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A Time Line to Post-Soul Black Culture | The Village Voice

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A Time Line to Post-Soul Black Culture | The Village Voice

Black Culture, KOLUMN Magazine, KOLUMN, KINDR'D Magazine, KINDR'D, Willoughby Avenue, Wriit,

From ‘Sweet Sweetback’s Baadasssss Song’ in 1971 to Spike Lee’s ‘Malcom X’ in 1992.

By Nelson George, The Village Voice

1971 

■ MELVIN VAN PEEBLES’s Sweet Sweetback’s Baad­asssss Song premieres in Detroit in March, signaling a new direction in African American film and culture. Directed guerrilla-style in Watts, it ridicules SIDNEY POITIER’s ultra-assimilated image, instigates Holly­wood’s blaxploitation era, and projects rebellious black heroism in visual terms that will echo in pop music iconography 20 years later. It will impact the black intelligentsia more di­rectly than the working-­class blacks who will frequent blaxploitation flicks.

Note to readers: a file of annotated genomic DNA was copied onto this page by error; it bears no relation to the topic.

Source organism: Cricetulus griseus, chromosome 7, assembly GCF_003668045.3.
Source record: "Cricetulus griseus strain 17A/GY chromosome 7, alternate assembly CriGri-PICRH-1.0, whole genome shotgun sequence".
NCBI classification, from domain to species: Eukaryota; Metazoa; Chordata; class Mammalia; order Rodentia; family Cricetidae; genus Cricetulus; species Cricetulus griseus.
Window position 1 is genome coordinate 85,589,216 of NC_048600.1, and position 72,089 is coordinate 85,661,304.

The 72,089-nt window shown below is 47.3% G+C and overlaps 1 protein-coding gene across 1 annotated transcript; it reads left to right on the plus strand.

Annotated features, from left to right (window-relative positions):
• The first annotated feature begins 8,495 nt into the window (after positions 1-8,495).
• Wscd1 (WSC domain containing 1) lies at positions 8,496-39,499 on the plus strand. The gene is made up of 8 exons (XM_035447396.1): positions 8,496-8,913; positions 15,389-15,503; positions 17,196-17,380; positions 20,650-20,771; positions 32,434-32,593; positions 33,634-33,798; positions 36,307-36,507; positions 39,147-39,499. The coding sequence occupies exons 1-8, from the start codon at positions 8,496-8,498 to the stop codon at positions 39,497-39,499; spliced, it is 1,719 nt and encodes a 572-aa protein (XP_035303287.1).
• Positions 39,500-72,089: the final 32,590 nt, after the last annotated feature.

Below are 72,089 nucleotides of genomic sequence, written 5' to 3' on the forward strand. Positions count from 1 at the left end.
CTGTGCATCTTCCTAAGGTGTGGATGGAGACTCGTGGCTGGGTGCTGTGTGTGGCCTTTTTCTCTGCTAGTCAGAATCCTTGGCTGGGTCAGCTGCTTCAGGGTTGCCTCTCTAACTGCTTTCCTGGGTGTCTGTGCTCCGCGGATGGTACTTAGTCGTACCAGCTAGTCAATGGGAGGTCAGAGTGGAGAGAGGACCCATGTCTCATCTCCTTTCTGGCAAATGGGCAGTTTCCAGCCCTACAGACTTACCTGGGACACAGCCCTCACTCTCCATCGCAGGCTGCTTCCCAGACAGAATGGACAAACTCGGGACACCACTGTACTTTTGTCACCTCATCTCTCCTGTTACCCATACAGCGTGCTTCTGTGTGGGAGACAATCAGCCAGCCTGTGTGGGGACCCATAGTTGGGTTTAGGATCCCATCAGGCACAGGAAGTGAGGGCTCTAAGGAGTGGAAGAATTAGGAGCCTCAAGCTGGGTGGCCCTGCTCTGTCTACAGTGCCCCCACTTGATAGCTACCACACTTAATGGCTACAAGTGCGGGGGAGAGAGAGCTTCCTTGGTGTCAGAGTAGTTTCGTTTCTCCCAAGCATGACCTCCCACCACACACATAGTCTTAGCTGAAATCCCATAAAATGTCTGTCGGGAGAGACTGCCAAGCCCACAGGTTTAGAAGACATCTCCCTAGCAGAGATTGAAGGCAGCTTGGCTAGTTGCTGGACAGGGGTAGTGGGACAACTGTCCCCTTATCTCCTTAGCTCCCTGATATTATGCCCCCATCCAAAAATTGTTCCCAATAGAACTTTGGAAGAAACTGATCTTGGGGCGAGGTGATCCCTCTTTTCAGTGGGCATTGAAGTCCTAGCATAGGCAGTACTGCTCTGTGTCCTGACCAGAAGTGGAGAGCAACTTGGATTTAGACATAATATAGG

■ MUHAMMAD ALI, back fighting after being stripped of his title for refusing to violate his vows as a Mus­lim minister and register for the draft, has his comeback derailed by defending champ JOE FRAZIER at Madison Square Garden. Despite this defeat, Ali’s re­ligious commitment and boastful, poetic arrogance bridge ’60s activism and ’80s style.

See Also
Plessy v. Ferguson, Separate But Equal, Homer Plessy, KOLUMN Magazine, KOLUMN, KINDR'D Magazine, KINDR'D, Willoughby Avenue, Wriit,

■ AL GREEN’s “Tired of Be­ing Alone” is the first hit for the last of the great soul singers. The central fixation of Green’s music — physical lust versus spiritual love­ — is a tension that new styles will abandon. 

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